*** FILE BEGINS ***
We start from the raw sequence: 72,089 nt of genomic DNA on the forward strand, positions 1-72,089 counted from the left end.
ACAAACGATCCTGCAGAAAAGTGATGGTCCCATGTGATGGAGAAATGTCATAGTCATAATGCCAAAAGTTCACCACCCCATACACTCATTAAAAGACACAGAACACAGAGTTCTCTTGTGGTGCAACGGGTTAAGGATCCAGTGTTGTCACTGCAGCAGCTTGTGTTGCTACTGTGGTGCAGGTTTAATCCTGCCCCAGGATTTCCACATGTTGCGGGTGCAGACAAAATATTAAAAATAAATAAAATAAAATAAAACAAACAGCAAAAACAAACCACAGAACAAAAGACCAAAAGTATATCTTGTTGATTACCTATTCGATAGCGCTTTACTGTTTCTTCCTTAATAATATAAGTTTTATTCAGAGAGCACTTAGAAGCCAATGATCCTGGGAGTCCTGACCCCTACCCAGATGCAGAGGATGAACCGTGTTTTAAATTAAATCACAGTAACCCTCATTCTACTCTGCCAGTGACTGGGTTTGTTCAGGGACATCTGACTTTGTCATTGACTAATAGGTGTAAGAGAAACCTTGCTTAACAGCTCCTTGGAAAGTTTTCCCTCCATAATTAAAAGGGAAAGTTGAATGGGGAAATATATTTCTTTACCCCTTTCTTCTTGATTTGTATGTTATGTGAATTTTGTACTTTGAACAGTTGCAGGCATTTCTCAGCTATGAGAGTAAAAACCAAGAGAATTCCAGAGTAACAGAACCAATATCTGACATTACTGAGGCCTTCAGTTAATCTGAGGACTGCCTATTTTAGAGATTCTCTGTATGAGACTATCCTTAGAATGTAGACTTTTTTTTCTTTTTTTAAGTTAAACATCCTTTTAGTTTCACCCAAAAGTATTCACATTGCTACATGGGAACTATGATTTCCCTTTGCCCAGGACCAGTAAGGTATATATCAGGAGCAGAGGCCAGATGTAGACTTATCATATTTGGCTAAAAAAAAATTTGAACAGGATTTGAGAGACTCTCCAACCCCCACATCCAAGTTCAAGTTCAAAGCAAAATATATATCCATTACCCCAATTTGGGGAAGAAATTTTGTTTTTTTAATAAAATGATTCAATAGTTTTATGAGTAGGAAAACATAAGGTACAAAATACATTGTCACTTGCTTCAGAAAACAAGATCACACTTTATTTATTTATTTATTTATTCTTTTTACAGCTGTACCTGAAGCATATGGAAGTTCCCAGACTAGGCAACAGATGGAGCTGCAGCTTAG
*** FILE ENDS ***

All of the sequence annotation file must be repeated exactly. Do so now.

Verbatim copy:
We start from the raw sequence: 72,089 nt of genomic DNA on the forward strand, positions 1-72,089 counted from the left end.
ACAAACGATCCTGCAGAAAAGTGATGGTCCCATGTGATGGAGAAATGTCATAGTCATAATGCCAAAAGTTCACCACCCCATACACTCATTAAAAGACACAGAACACAGAGTTCTCTTGTGGTGCAACGGGTTAAGGATCCAGTGTTGTCACTGCAGCAGCTTGTGTTGCTACTGTGGTGCAGGTTTAATCCTGCCCCAGGATTTCCACATGTTGCGGGTGCAGACAAAATATTAAAAATAAATAAAATAAAATAAAACAAACAGCAAAAACAAACCACAGAACAAAAGACCAAAAGTATATCTTGTTGATTACCTATTCGATAGCGCTTTACTGTTTCTTCCTTAATAATATAAGTTTTATTCAGAGAGCACTTAGAAGCCAATGATCCTGGGAGTCCTGACCCCTACCCAGATGCAGAGGATGAACCGTGTTTTAAATTAAATCACAGTAACCCTCATTCTACTCTGCCAGTGACTGGGTTTGTTCAGGGACATCTGACTTTGTCATTGACTAATAGGTGTAAGAGAAACCTTGCTTAACAGCTCCTTGGAAAGTTTTCCCTCCATAATTAAAAGGGAAAGTTGAATGGGGAAATATATTTCTTTACCCCTTTCTTCTTGATTTGTATGTTATGTGAATTTTGTACTTTGAACAGTTGCAGGCATTTCTCAGCTATGAGAGTAAAAACCAAGAGAATTCCAGAGTAACAGAACCAATATCTGACATTACTGAGGCCTTCAGTTAATCTGAGGACTGCCTATTTTAGAGATTCTCTGTATGAGACTATCCTTAGAATGTAGACTTTTTTTTCTTTTTTTAAGTTAAACATCCTTTTAGTTTCACCCAAAAGTATTCACATTGCTACATGGGAACTATGATTTCCCTTTGCCCAGGACCAGTAAGGTATATATCAGGAGCAGAGGCCAGATGTAGACTTATCATATTTGGCTAAAAAAAAATTTGAACAGGATTTGAGAGACTCTCCAACCCCCACATCCAAGTTCAAGTTCAAAGCAAAATATATATCCATTACCCCAATTTGGGGAAGAAATTTTGTTTTTTTAATAAAATGATTCAATAGTTTTATGAGTAGGAAAACATAAGGTACAAAATACATTGTCACTTGCTTCAGAAAACAAGATCACACTTTATTTATTTATTTATTTATTCTTTTTACAGCTGTACCTGAAGCATATGGAAGTTCCCAGACTAGGCAACAGATGGAGCTGCAGCTTAG